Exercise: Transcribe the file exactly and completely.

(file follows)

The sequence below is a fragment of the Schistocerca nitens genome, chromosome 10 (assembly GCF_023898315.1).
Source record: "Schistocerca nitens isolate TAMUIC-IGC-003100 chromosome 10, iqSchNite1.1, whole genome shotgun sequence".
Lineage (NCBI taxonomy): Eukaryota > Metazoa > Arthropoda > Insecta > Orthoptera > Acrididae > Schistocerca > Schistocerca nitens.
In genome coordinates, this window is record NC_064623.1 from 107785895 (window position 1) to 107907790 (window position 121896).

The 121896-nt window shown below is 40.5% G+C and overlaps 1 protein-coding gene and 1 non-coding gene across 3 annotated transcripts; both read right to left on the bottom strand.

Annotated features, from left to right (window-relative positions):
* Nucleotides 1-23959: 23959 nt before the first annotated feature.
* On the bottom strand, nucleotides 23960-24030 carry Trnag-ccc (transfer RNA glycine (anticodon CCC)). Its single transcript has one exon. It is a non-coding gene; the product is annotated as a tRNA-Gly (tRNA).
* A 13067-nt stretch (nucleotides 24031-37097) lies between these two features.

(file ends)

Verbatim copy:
The sequence below is a fragment of the Schistocerca nitens genome, chromosome 10 (assembly GCF_023898315.1).
Source record: "Schistocerca nitens isolate TAMUIC-IGC-003100 chromosome 10, iqSchNite1.1, whole genome shotgun sequence".
Lineage (NCBI taxonomy): Eukaryota > Metazoa > Arthropoda > Insecta > Orthoptera > Acrididae > Schistocerca > Schistocerca nitens.
In genome coordinates, this window is record NC_064623.1 from 107785895 (window position 1) to 107907790 (window position 121896).

The 121896-nt window shown below is 40.5% G+C and overlaps 1 protein-coding gene and 1 non-coding gene across 3 annotated transcripts; both read right to left on the bottom strand.

Annotated features, from left to right (window-relative positions):
* Nucleotides 1-23959: 23959 nt before the first annotated feature.
* On the bottom strand, nucleotides 23960-24030 carry Trnag-ccc (transfer RNA glycine (anticodon CCC)). Its single transcript has one exon. It is a non-coding gene; the product is annotated as a tRNA-Gly (tRNA).
* A 13067-nt stretch (nucleotides 24031-37097) lies between these two features.